Byron's Babbles

Wally Notes

Here’s another post inspired by my visit last week to Bronner’s Christmas Wonderland. As I explained in Warm & Fuzzy Leadership, I had the opportunity to learn about the founder, Wally Bronner. One of the things they told about Wally was that he was a first rate relationship builder and really knew those around him. He would also leave what had come to be known as “Wally Notes.” These might be congratulatory, thank you’s, new ideas, or suggestions. One thing was for sure from those being interviewed; “Wally Notes” were meaningful and special. One person speaking was an owner of another business in Frankenmuth, and he explained that he got a “Wally Note” that had a suggestion that ended up helping his business tremendously. Now that’s being a great community friend and leader!

This made me think about the leaders that people cringe when they see their name come up on email or text. Why? Because it will be a berating or one more thing to do. Wally knew his people. And is wasn’t the fake kind of knowing. He really made sure he knew what was going on. When he was working with a new supplier, they said he wanted to talk to everyone in the company; right to the person cleaning the floor at the end of the day. He also spent a lot of time out in the store talking to and getting to know customers. Wally was people centric – he understood that people are the most important part of any community or organization. It is unfortunate that so many leaders view people as throw aways, or pawns. They forget that every individual has their own identity.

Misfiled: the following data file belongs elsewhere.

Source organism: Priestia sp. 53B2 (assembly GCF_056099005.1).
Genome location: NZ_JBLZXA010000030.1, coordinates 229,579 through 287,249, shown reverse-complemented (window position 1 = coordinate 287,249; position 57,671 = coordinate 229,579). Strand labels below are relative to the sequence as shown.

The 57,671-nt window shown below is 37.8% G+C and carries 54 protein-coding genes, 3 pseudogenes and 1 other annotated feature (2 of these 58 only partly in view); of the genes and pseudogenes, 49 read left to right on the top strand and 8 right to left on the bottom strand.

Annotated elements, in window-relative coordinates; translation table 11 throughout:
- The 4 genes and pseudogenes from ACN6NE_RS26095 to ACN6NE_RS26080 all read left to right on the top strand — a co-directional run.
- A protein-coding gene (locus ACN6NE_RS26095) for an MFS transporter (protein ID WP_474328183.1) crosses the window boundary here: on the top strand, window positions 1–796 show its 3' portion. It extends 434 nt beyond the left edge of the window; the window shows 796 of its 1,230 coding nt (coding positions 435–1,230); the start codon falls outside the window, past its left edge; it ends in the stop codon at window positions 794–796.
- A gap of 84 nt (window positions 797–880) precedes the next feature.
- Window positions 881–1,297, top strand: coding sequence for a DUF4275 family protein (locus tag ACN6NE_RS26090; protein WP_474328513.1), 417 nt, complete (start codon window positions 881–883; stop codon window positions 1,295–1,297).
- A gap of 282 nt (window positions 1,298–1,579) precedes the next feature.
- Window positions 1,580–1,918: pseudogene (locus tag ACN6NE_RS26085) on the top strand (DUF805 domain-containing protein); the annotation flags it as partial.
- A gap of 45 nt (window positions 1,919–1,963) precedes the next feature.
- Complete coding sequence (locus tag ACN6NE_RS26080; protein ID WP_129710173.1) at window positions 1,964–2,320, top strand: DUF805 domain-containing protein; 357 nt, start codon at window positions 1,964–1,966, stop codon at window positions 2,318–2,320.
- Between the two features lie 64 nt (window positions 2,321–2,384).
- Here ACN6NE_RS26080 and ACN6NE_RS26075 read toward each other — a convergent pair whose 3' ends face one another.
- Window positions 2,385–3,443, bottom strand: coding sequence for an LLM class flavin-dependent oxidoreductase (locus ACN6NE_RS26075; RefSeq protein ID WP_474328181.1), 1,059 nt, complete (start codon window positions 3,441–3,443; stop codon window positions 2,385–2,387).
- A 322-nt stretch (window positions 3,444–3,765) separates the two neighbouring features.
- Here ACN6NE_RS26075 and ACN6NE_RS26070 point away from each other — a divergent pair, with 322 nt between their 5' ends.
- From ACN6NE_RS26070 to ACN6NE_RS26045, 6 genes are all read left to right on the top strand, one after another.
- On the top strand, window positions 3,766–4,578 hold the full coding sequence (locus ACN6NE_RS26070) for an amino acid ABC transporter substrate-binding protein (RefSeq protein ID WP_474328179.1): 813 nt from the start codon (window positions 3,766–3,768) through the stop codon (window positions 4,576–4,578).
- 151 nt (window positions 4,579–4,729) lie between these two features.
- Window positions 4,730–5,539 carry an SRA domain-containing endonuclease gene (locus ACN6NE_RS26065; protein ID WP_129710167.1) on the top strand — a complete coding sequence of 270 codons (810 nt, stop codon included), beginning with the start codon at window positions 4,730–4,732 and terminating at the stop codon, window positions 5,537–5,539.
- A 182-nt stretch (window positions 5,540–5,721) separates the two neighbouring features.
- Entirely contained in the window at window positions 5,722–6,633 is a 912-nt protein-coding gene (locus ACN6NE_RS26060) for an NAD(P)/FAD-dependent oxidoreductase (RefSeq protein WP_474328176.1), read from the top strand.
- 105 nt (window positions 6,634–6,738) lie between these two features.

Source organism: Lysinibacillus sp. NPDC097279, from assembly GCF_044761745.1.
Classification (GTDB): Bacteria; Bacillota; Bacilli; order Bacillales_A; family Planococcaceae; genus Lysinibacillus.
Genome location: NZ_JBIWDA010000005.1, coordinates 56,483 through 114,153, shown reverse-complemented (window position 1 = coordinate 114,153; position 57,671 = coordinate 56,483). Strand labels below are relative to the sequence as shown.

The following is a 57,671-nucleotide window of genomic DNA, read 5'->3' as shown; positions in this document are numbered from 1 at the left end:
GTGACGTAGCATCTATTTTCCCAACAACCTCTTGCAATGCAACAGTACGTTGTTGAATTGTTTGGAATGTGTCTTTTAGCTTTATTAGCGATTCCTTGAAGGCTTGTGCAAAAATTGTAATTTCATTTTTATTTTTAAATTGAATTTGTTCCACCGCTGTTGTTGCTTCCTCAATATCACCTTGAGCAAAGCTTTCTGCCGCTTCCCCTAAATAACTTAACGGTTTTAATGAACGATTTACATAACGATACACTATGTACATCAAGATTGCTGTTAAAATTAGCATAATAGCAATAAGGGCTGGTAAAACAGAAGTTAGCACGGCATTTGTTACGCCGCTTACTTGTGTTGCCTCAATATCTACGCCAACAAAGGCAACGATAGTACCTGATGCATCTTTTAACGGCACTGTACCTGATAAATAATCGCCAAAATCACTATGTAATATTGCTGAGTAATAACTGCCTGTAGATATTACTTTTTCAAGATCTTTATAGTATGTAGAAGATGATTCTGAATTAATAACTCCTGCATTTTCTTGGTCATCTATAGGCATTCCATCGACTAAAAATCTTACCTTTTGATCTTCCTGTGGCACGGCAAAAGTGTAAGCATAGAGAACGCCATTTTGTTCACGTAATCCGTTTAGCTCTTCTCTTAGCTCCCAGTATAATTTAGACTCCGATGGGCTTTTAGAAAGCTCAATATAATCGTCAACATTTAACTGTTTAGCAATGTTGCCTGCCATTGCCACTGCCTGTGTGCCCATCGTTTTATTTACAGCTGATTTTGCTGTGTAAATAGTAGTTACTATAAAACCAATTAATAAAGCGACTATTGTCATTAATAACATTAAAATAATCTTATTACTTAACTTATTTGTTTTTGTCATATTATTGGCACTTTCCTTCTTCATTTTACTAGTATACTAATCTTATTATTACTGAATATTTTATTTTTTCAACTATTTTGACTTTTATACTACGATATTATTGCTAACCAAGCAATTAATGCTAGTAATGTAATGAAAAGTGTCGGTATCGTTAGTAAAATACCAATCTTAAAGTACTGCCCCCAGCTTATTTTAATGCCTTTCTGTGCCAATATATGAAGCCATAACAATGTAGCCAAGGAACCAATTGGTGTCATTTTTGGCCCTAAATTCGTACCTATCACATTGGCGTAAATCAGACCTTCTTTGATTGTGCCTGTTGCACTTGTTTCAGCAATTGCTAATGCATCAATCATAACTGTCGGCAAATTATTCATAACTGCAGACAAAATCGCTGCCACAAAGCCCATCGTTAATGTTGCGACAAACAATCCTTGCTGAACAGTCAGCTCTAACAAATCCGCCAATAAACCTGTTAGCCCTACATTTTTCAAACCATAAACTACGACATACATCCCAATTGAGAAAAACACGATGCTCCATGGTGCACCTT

Globally, many times we work with individuals or groups who have different cultural norms and behavioral expectations. It can often seem as if we have to choose between what is expected, and therefore effective, and what feels authentic. This is why relationship building is so important. We must really get to know our constituents. To be good leaders, we must influence, inspire and mentor our team members. Nearly half of the people who leave jobs, do so because of a bad boss/leader. Retention not so good? Well…

Let’s take a page out of the Wally Bronner play book. We can grow our influences by caring for our team, community, and organization listening to their thoughts and ideas, and sharing. “Wally Notes” were one way Wally found to effectively share. When was the last time you let those you serve know their value to the organization, shared a suggestion (not in the form of a task in a text), a congratulations, or the importance of their work to the organization?


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